Plants to grow in a container
The one activity most gardeners share, whether they own a large estate or just a tiny courtyard, is growing plants in containers. Almost all gardeners do it – with good reason. Cultivating plants in hanging baskets, window boxes, troughs, pots, tubs, even old wheelbarrows is immensely, instantly rewarding and offers great scope for the imagination.
By growing plants in pots, you can provide temporary colour, with plants being easily substituted when past their best, as well as permanent interest throughout the year with perennials, trees and shrubs.
Design a Garden with containers
It is possible to use anything that holds soil to grow plants, so long as it has a drainage hole. But usually, it’s best to choose containers whose style, material and colour are in overall harmony with the look of your home and garden. A classic Greek urn placed lovingly outside a Cotswold cottage looks comical but used as a focal point in a traditional town house garden it creates an entirely different effect.
Selecting the right container is just as important as the plants that you decide on and there are an endless variety of materials, colours and sizes available. As it’s part of the garden’s permanent scene, choose something that will never bore you, and, if your container is going to be outside all year, make sure that it is frost proof and not just frost resistant. When choosing plants, strike a balance between the container and plant size, a tiny plant looks ridiculous in a vast tub. Aim for abundance and compose a harmonious shape with taller plants at the back or centre and a gradual decent to a frill of foliage or bloom at the rim. I tend to use containers to grow plants that don’t like the local soil and prefer acidic conditions. An excellent plant for a container, flowering at this time of year, is the evergreen Camellia japonica. Make sure that you use a special ericaceous compost when planting, place it in a sheltered, partly shady spot and it will reward you with an abundant spring display. Ever popular for Mother’s Day, Azaleas and Rhododendrons will be coming into flower soon, again they require ericaceous compost to thrive. My favourite is ‘Blue Danube’ with its masses of small, funnel shaped, blue/violet flowers, try combing it with the pink ‘Cosmopolitan’ for a stunning combination of colour.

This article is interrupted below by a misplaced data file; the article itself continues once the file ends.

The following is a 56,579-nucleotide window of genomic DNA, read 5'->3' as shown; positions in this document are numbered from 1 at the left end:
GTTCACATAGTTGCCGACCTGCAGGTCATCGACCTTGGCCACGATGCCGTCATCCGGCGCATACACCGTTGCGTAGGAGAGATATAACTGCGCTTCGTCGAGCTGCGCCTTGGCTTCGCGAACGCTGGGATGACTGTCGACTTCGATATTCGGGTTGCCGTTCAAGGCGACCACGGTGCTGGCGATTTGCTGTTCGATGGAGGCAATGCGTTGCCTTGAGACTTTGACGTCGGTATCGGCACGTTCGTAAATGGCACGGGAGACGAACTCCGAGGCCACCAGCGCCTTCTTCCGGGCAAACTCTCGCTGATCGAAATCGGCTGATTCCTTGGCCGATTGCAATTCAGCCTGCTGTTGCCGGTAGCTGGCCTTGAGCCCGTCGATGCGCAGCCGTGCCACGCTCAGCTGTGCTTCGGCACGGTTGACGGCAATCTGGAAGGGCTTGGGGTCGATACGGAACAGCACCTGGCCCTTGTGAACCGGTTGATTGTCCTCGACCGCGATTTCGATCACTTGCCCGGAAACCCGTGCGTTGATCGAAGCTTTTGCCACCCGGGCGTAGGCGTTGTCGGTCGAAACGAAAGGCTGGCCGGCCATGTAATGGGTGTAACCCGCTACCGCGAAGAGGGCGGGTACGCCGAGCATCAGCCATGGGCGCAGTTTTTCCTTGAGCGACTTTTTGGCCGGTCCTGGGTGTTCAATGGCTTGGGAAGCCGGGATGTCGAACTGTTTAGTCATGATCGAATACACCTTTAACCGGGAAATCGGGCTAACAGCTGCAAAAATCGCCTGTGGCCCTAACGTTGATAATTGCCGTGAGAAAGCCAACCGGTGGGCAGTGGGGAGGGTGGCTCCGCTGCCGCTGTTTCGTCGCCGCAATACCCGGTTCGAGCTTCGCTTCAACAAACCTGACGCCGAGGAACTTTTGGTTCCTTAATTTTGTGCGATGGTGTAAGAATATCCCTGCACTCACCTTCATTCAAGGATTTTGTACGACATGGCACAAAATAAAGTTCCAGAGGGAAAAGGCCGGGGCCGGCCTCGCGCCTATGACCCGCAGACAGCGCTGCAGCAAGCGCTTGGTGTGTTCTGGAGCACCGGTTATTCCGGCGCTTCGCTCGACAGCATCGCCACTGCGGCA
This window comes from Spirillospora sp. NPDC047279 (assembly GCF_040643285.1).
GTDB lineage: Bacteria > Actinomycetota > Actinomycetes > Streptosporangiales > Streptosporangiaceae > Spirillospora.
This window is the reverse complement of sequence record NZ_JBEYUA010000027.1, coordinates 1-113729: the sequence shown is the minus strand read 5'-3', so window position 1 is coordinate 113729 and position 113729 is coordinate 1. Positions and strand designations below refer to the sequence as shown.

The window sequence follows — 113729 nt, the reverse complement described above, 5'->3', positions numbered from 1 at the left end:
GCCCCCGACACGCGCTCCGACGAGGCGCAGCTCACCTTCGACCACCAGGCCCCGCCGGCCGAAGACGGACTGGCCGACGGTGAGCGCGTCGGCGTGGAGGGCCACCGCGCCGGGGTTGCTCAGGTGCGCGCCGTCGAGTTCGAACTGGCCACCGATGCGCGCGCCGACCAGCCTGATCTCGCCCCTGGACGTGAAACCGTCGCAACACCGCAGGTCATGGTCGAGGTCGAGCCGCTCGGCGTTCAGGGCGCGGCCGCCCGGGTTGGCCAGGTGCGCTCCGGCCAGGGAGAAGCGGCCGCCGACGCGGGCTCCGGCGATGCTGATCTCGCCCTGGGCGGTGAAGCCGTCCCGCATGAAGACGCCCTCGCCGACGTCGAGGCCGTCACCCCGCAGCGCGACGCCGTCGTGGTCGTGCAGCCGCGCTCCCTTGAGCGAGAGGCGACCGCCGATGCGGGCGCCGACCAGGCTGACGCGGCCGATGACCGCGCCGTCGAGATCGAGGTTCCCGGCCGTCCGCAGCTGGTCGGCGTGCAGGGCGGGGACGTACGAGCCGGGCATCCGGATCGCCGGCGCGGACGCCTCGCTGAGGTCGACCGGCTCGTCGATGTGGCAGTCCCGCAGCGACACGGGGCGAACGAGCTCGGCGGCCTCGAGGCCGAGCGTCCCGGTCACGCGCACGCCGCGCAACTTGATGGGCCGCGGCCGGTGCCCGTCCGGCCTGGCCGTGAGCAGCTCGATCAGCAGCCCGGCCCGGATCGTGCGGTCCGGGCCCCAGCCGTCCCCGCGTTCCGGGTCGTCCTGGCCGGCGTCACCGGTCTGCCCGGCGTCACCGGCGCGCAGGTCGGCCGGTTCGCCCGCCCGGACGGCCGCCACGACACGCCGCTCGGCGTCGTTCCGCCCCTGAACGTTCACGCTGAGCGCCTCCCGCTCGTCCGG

Container gardening is easy and fun. It allows you to be adventuress and experiment in a way that’s not possible with the more static elements of a garden. No garden is really complete without at least one.